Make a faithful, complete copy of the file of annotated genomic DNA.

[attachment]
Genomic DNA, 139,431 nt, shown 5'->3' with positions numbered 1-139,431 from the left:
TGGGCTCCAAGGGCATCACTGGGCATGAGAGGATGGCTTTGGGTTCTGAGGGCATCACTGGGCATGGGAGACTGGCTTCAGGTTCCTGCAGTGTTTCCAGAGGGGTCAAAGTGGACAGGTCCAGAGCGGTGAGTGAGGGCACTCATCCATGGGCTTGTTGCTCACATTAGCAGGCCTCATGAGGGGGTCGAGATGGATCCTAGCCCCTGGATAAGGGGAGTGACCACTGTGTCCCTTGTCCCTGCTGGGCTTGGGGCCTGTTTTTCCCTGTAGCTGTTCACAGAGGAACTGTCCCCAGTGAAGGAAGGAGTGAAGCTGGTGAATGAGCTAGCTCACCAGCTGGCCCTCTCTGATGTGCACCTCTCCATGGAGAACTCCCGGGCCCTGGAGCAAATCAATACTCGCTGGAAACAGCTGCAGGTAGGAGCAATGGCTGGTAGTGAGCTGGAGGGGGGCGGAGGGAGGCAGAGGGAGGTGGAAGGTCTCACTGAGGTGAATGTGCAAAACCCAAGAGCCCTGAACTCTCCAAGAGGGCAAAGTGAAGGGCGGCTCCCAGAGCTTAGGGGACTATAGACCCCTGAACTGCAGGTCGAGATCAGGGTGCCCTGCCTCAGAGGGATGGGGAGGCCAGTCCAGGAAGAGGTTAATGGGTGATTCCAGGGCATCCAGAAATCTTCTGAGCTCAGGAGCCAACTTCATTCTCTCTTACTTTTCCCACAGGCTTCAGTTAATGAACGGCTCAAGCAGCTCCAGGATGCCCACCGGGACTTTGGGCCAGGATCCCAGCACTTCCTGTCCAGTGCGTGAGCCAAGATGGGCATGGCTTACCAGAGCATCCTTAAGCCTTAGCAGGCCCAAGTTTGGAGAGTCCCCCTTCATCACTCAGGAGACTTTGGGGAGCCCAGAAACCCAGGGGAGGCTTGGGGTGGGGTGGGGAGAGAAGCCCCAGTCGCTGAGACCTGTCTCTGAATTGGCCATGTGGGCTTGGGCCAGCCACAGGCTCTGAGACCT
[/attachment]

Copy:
Genomic DNA, 139,431 nt, shown 5'->3' with positions numbered 1-139,431 from the left:
TGGGCTCCAAGGGCATCACTGGGCATGAGAGGATGGCTTTGGGTTCTGAGGGCATCACTGGGCATGGGAGACTGGCTTCAGGTTCCTGCAGTGTTTCCAGAGGGGTCAAAGTGGACAGGTCCAGAGCGGTGAGTGAGGGCACTCATCCATGGGCTTGTTGCTCACATTAGCAGGCCTCATGAGGGGGTCGAGATGGATCCTAGCCCCTGGATAAGGGGAGTGACCACTGTGTCCCTTGTCCCTGCTGGGCTTGGGGCCTGTTTTTCCCTGTAGCTGTTCACAGAGGAACTGTCCCCAGTGAAGGAAGGAGTGAAGCTGGTGAATGAGCTAGCTCACCAGCTGGCCCTCTCTGATGTGCACCTCTCCATGGAGAACTCCCGGGCCCTGGAGCAAATCAATACTCGCTGGAAACAGCTGCAGGTAGGAGCAATGGCTGGTAGTGAGCTGGAGGGGGGCGGAGGGAGGCAGAGGGAGGTGGAAGGTCTCACTGAGGTGAATGTGCAAAACCCAAGAGCCCTGAACTCTCCAAGAGGGCAAAGTGAAGGGCGGCTCCCAGAGCTTAGGGGACTATAGACCCCTGAACTGCAGGTCGAGATCAGGGTGCCCTGCCTCAGAGGGATGGGGAGGCCAGTCCAGGAAGAGGTTAATGGGTGATTCCAGGGCATCCAGAAATCTTCTGAGCTCAGGAGCCAACTTCATTCTCTCTTACTTTTCCCACAGGCTTCAGTTAATGAACGGCTCAAGCAGCTCCAGGATGCCCACCGGGACTTTGGGCCAGGATCCCAGCACTTCCTGTCCAGTGCGTGAGCCAAGATGGGCATGGCTTACCAGAGCATCCTTAAGCCTTAGCAGGCCCAAGTTTGGAGAGTCCCCCTTCATCACTCAGGAGACTTTGGGGAGCCCAGAAACCCAGGGGAGGCTTGGGGTGGGGTGGGGAGAGAAGCCCCAGTCGCTGAGACCTGTCTCTGAATTGGCCATGTGGGCTTGGGCCAGCCACAGGCTCTGAGACCT